Memoirs, overturned food carts and new stereo gear

Amble down the path with me, if you will, toward finishing the writing of books, promoting and getting reviewers to read said books, plastic and metal, pushing birds out of nests, motors with moxie, selling window fans, oral histories, Roger Steffens and Bob Marley, faulty and fragile memories, tipping over a street vendor’s cart because you’re an asshole, Slash, doxing, lynching and the Sony HAP S1/B as lord and savior.

Links mentioned in the episode:
So Much Things to Say: The Oral History of Bob Marley
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Transcript


4 Responses
  • Isak Bromley Reply

    This was pretty good, I really enjoyed it. On the first topic you went on, about memories and memoirs, what do you think of Malcolm X’s autobiography? (If you’ve read it, If not you should)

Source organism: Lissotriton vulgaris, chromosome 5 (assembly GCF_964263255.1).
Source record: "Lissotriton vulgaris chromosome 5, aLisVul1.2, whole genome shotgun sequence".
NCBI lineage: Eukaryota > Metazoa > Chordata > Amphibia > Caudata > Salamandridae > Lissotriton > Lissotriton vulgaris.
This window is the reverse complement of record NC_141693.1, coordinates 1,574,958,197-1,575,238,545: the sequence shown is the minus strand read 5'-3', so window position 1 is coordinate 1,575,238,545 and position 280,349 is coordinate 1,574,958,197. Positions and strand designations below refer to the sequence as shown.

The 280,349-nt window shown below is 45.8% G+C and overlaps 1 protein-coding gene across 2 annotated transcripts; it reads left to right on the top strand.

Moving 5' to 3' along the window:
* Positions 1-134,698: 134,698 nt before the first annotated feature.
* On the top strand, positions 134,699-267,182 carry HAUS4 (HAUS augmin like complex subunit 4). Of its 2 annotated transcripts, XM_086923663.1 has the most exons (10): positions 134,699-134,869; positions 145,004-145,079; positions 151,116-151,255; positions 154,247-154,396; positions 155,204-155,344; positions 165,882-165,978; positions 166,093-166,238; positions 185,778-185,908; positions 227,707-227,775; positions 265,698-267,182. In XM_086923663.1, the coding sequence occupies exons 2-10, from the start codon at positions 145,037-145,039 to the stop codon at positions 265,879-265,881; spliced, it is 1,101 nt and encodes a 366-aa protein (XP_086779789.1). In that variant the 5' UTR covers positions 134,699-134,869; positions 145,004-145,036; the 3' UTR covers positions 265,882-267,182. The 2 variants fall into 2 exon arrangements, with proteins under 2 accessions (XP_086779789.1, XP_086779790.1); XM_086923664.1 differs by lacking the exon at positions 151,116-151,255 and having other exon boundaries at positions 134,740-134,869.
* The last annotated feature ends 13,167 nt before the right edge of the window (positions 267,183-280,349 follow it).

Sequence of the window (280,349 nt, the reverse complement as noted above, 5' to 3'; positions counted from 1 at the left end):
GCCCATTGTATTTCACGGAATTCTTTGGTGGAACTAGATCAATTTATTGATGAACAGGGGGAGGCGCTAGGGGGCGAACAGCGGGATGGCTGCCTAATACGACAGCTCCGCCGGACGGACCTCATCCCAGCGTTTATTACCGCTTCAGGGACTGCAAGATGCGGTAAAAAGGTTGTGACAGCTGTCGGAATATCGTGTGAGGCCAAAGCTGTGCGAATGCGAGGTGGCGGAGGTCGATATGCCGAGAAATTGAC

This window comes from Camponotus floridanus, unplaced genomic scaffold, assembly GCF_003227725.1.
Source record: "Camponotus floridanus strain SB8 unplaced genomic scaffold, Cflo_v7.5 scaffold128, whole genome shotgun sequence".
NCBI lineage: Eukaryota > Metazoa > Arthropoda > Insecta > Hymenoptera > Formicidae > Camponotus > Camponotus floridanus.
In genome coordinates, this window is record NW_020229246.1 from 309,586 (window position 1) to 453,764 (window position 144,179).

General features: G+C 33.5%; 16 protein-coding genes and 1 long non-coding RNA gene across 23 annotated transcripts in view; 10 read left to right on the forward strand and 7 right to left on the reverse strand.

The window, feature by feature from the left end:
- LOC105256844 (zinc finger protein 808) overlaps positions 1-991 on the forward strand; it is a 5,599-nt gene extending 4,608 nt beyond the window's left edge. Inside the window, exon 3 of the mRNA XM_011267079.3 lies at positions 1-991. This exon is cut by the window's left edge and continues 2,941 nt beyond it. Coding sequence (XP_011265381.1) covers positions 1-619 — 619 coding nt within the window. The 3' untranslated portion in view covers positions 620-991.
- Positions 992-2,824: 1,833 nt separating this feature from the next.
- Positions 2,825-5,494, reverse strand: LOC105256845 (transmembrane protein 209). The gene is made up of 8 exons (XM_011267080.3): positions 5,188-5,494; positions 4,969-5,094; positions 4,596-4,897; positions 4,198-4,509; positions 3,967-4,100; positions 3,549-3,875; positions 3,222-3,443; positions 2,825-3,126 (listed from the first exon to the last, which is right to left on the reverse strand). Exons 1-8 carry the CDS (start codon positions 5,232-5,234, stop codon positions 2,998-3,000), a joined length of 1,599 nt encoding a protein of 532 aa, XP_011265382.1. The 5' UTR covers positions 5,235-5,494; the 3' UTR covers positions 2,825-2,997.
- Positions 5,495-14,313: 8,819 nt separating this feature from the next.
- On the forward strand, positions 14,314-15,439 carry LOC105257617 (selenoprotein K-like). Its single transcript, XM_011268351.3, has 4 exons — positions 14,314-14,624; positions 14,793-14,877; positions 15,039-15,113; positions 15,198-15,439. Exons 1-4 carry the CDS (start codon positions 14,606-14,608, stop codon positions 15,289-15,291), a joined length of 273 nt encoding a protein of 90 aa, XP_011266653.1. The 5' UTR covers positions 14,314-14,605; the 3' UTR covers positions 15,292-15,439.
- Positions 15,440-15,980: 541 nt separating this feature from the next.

• Michael Phillips Reply

      I read it several times when I was in my 20s. Do I think it’s 100% accurate and “true”? No. But I think Haley admitted as much. It was very good for what it was. Seems to me that a really truthfully written autobiography by anyone like Malcolm X would be seen as “too extreme” by most people, because Malcolm had some extreme ideas. That’s why he was great.

      • Isak Bromley Reply

        Gotta say I agree, how much do you think the openness towards white people that was expressed towards the end of the autobiography was manufactured or fake? To me it seems that at least some of it was true, but I could just be biased.

        • Michael Phillips Reply

          Going to Mecca absolutely changed his mind about the differences between people (or ultimate lack thereof). But – he came back to America, so reality is reality. How long can a black person sit in 1960s America and say “No, really, white people are cool.” Not very long, I’d think. Because the reality was most white people weren’t cool.

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